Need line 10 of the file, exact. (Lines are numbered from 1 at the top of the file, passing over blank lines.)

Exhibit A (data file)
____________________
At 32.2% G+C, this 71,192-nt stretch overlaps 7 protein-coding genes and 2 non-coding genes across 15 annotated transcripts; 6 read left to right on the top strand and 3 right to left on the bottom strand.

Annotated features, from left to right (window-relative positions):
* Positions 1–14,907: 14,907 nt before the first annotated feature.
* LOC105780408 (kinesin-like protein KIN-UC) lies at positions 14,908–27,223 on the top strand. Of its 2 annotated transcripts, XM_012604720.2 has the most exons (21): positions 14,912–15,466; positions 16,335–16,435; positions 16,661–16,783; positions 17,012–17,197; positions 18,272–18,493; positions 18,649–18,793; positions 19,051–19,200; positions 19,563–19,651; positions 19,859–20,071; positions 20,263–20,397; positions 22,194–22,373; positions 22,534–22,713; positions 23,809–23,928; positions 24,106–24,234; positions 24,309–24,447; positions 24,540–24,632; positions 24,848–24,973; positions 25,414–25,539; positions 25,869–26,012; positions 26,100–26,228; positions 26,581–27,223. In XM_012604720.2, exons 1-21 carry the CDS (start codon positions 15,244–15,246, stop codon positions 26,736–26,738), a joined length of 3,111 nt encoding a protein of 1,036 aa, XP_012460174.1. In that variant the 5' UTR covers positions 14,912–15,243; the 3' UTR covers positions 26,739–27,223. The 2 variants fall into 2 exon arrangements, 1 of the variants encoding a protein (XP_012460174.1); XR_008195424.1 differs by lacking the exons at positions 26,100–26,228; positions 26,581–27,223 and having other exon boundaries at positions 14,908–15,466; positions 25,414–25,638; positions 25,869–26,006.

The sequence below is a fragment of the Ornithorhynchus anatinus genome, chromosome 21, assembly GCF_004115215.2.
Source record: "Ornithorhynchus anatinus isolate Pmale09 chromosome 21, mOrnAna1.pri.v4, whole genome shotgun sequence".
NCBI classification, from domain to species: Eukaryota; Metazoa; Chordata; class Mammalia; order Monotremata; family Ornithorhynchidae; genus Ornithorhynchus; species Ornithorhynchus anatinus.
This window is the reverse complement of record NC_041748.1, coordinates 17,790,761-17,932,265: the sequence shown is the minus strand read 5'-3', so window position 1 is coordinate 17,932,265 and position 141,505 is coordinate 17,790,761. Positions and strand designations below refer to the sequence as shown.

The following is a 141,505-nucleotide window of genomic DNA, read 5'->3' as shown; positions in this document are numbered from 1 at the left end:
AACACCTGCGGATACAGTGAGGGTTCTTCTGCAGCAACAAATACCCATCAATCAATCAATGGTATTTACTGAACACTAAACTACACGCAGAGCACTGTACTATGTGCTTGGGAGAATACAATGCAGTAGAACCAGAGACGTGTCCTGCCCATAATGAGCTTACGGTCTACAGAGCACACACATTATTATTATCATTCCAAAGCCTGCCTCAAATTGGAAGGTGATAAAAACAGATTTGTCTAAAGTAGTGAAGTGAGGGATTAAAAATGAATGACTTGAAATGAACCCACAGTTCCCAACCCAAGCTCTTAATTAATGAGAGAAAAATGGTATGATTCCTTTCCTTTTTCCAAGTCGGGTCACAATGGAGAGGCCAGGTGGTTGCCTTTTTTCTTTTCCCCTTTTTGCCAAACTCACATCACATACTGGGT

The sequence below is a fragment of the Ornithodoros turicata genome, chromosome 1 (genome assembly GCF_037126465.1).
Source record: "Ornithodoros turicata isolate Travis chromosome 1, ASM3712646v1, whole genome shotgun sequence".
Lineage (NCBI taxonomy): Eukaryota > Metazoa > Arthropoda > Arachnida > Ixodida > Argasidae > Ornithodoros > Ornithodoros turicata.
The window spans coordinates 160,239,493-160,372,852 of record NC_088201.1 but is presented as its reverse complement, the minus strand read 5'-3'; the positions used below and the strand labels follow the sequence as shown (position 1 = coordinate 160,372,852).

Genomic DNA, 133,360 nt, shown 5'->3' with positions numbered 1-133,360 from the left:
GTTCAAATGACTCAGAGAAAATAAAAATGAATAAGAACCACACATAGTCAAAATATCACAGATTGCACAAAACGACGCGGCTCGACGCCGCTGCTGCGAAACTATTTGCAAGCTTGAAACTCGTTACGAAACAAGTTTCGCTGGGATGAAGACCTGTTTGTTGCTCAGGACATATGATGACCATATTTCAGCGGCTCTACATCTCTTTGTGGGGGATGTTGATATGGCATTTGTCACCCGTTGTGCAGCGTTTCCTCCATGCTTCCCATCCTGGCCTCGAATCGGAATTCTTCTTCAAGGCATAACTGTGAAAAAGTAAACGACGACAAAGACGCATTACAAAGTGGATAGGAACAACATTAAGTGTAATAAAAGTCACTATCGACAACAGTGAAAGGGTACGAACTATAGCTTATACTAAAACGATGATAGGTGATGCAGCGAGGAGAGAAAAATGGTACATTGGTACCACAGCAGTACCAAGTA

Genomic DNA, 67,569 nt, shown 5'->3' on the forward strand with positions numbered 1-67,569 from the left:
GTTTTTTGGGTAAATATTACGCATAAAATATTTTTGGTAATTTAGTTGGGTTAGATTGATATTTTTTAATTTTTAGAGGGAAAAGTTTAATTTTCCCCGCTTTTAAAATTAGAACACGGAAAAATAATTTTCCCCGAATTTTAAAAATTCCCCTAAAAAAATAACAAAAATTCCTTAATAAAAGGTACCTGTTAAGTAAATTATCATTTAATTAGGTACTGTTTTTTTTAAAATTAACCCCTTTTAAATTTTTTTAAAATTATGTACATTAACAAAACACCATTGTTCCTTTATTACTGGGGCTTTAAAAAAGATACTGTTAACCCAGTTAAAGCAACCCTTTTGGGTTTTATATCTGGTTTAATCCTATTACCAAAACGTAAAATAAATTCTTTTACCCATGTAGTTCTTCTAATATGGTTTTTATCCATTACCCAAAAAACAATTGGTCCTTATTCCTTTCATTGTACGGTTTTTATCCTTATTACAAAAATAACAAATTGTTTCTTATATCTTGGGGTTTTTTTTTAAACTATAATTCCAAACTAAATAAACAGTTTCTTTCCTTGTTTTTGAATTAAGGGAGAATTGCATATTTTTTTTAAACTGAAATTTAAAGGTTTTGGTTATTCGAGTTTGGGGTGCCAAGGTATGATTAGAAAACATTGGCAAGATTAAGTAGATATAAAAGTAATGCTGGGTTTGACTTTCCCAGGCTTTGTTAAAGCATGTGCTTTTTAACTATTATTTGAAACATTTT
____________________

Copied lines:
AACACCTGCGGATACAGTGAGGGTTCTTCTGCAGCAACAAATACCCATCAATCAATCAATGGTATTTACTGAACACTAAACTACACGCAGAGCACTGTACTATGTGCTTGGGAGAATACAATGCAGTAGAACCAGAGACGTGTCCTGCCCATAATGAGCTTACGGTCTACAGAGCACACACATTATTATTATCATTCCAAAGCCTGCCTCAAATTGGAAGGTGATAAAAACAGATTTGTCTAAAGTAGTGAAGTGAGGGATTAAAAATGAATGACTTGAAATGAACCCACAGTTCCCAACCCAAGCTCTTAATTAATGAGAGAAAAATGGTATGATTCCTTTCCTTTTTCCAAGTCGGGTCACAATGGAGAGGCCAGGTGGTTGCCTTTTTTCTTTTCCCCTTTTTGCCAAACTCACATCACATACTGGGT